Mugabe, J. and J. Otieno-Odek (1997). National Access Regimes: Capacity Building and Policy Reforms. Access to Genetic Resources: Strategies for Sharing Benefits. J. Mugabe, C. V. Barber, G. Henne, L. Glowka and A. La Viña. Nairobi, ACTS Press: 95-114.

Examines conditions necessary in developing countries to formulate and effectively implement national measures to regulate access to genetic resources and promote fair and equitable sharing of benefits. Most developing countries already have national laws, administrative measures and institutional arrangements that could be used to regulate access instead of creating new legislation and institutions. The chapter argues that these countries will be able to implement CBD Article 15 if they adopt a gradual approach allowing the countries to exploit and upgrade existing measures before formulating entirely new legislation. In Africa, most countries will need to reform their current land and resource tenure laws to create the necessary conditions for regulating access to and benefit sharing from use of genetic resources.


Mukerjee, M. (1995). “Tribal Struggle.” Scientific American(May): 10-12.

Describes the situation of the various Negrito tribal groups inhabiting the Andaman Islands in the Indian Ocean. Most are suffering as a result of contacts with outsiders, but the North Sentinel islanders shun social contacts with other humans.


Mukerjee, M. (1996). The Berry and the Parasite. Scientific American: 18-20.

Describes the struggle of an Ethiopian sceintist, Aklilu Lemma to develop a cure for schistosomiasis using extracts from the endod berry. Although there have been a number of endod-related patents, it has proved impossible to agree acceptable terms for transferring or licensing the patented inventions, and neither the patent holders nor the African people have benefited in any way.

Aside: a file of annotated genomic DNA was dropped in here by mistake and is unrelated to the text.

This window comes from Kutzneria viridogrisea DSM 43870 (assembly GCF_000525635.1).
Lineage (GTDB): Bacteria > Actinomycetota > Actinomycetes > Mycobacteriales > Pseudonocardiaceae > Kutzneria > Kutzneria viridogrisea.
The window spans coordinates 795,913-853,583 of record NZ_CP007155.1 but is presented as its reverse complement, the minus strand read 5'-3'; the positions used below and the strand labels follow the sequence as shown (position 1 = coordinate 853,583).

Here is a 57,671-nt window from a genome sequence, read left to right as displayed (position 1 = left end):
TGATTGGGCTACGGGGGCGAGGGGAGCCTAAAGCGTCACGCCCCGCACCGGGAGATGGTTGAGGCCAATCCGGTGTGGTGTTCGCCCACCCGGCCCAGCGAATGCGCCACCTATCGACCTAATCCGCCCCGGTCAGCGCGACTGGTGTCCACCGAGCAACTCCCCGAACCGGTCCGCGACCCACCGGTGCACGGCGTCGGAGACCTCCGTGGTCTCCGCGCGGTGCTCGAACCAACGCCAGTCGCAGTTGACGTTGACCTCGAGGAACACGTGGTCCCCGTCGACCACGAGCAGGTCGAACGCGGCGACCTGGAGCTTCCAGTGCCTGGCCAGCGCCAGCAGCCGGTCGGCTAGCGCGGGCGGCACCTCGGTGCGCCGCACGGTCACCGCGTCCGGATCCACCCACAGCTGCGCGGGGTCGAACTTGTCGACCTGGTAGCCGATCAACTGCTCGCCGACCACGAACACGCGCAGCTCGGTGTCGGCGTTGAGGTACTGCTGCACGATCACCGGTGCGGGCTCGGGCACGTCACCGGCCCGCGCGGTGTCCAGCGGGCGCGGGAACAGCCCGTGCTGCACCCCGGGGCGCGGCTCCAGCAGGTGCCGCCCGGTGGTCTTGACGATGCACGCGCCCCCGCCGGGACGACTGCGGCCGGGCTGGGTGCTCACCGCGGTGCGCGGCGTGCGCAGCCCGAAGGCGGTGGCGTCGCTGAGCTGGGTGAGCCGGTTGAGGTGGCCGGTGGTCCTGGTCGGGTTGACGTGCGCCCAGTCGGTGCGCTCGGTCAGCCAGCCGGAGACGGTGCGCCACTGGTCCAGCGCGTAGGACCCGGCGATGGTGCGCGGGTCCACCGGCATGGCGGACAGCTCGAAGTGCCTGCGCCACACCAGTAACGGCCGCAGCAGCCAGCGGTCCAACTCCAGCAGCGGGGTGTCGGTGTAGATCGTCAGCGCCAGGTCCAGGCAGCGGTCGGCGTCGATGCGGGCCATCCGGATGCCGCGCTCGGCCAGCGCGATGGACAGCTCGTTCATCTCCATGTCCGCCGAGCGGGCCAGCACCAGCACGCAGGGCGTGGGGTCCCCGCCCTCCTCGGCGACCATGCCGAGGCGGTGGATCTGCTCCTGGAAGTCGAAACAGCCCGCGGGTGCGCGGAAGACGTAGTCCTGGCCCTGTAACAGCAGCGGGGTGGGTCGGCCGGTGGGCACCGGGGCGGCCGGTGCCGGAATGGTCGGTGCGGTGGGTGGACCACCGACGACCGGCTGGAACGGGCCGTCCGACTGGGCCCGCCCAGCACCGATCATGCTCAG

Murray, M. G., M. J. B. Green, et al. (1997). Biodiversity Conservation in the Tropics - Gaps in Habitat Protected and Funding Priorities. Cambridge, World Conservation Press.

This study makes use of extensive spatial datasets, not previously available, to provide a comprehensive assessment of the conservation status of biodiversity throughout the tropics. The extent to which potential habitats and closed moist forests are represented in protected areas is assessed. Priorities for conservation action are identified on the basis of a country’s relative importance for a given habitat and the extent to which it is protected. National importance for biodiversity is also examined in relation to natural and foreign investments in protected areas.


Myers, N. (1992). The Primary Source: Tropical Forests and Our Future. New York & London, W. W. Norton & Co.

Tropical forests form the most diverse and complex ecosystem on earth with 40% of all living species. They provide us with food, medicines, germplasm stocks to replenish our crops, and new types of energy sources. It is clear that we cannot afford to lose out tropical forests. But we are losing them. Where is this happening and why? The answers to these critical questions are set forth in this book. The updated edition discusses what progress has been made in the past decade and why it has been slow; the current status of the tropical forests; and what actions need to be taken now to save the ones we still have.


Myers, N. (1993). “Biodiversity and the Precautionary Principle.” Ambio: 2-7.